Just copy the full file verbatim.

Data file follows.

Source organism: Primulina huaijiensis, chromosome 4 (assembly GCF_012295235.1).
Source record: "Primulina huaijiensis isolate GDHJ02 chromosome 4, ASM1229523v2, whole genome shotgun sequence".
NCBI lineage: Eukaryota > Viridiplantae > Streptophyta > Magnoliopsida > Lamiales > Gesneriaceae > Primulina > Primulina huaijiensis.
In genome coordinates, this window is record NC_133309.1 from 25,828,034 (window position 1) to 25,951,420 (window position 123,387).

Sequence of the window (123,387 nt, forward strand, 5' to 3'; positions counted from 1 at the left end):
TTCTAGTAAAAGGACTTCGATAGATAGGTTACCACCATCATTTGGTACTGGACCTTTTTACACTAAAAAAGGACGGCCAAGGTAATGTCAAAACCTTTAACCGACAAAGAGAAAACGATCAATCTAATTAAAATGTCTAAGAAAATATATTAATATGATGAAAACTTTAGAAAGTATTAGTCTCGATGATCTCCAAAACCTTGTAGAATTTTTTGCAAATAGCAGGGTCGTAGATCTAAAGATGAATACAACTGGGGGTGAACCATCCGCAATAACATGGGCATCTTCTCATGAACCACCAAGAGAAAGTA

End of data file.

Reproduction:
Source organism: Primulina huaijiensis, chromosome 4 (assembly GCF_012295235.1).
Source record: "Primulina huaijiensis isolate GDHJ02 chromosome 4, ASM1229523v2, whole genome shotgun sequence".
NCBI lineage: Eukaryota > Viridiplantae > Streptophyta > Magnoliopsida > Lamiales > Gesneriaceae > Primulina > Primulina huaijiensis.
In genome coordinates, this window is record NC_133309.1 from 25,828,034 (window position 1) to 25,951,420 (window position 123,387).

Sequence of the window (123,387 nt, forward strand, 5' to 3'; positions counted from 1 at the left end):
TTCTAGTAAAAGGACTTCGATAGATAGGTTACCACCATCATTTGGTACTGGACCTTTTTACACTAAAAAAGGACGGCCAAGGTAATGTCAAAACCTTTAACCGACAAAGAGAAAACGATCAATCTAATTAAAATGTCTAAGAAAATATATTAATATGATGAAAACTTTAGAAAGTATTAGTCTCGATGATCTCCAAAACCTTGTAGAATTTTTTGCAAATAGCAGGGTCGTAGATCTAAAGATGAATACAACTGGGGGTGAACCATCCGCAATAACATGGGCATCTTCTCATGAACCACCAAGAGAAAGTA